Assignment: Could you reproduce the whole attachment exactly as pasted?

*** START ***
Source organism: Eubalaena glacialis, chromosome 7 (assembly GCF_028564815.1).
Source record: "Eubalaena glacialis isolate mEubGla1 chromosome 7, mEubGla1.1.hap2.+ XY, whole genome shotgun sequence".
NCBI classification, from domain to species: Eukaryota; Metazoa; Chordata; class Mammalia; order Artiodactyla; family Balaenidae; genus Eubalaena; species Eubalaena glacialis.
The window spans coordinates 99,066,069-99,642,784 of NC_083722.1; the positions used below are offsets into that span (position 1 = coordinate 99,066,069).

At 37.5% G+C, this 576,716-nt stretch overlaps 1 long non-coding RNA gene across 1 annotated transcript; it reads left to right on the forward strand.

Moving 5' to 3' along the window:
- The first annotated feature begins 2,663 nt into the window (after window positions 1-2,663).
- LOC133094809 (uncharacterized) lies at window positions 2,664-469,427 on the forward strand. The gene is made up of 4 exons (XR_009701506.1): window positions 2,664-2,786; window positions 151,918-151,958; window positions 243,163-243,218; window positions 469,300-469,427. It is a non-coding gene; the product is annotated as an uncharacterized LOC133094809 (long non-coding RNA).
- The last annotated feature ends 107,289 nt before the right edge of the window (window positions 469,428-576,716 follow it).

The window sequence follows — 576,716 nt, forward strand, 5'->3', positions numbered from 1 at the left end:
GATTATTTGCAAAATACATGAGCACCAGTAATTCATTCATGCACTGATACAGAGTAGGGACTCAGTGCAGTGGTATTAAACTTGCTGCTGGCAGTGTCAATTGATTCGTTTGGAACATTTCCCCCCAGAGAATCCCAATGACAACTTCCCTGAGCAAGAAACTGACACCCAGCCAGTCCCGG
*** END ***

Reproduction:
Source organism: Eubalaena glacialis, chromosome 7 (assembly GCF_028564815.1).
Source record: "Eubalaena glacialis isolate mEubGla1 chromosome 7, mEubGla1.1.hap2.+ XY, whole genome shotgun sequence".
NCBI classification, from domain to species: Eukaryota; Metazoa; Chordata; class Mammalia; order Artiodactyla; family Balaenidae; genus Eubalaena; species Eubalaena glacialis.
The window spans coordinates 99,066,069-99,642,784 of NC_083722.1; the positions used below are offsets into that span (position 1 = coordinate 99,066,069).

At 37.5% G+C, this 576,716-nt stretch overlaps 1 long non-coding RNA gene across 1 annotated transcript; it reads left to right on the forward strand.

Moving 5' to 3' along the window:
- The first annotated feature begins 2,663 nt into the window (after window positions 1-2,663).
- LOC133094809 (uncharacterized) lies at window positions 2,664-469,427 on the forward strand. The gene is made up of 4 exons (XR_009701506.1): window positions 2,664-2,786; window positions 151,918-151,958; window positions 243,163-243,218; window positions 469,300-469,427. It is a non-coding gene; the product is annotated as an uncharacterized LOC133094809 (long non-coding RNA).
- The last annotated feature ends 107,289 nt before the right edge of the window (window positions 469,428-576,716 follow it).

The window sequence follows — 576,716 nt, forward strand, 5'->3', positions numbered from 1 at the left end:
GATTATTTGCAAAATACATGAGCACCAGTAATTCATTCATGCACTGATACAGAGTAGGGACTCAGTGCAGTGGTATTAAACTTGCTGCTGGCAGTGTCAATTGATTCGTTTGGAACATTTCCCCCCAGAGAATCCCAATGACAACTTCCCTGAGCAAGAAACTGACACCCAGCCAGTCCCGG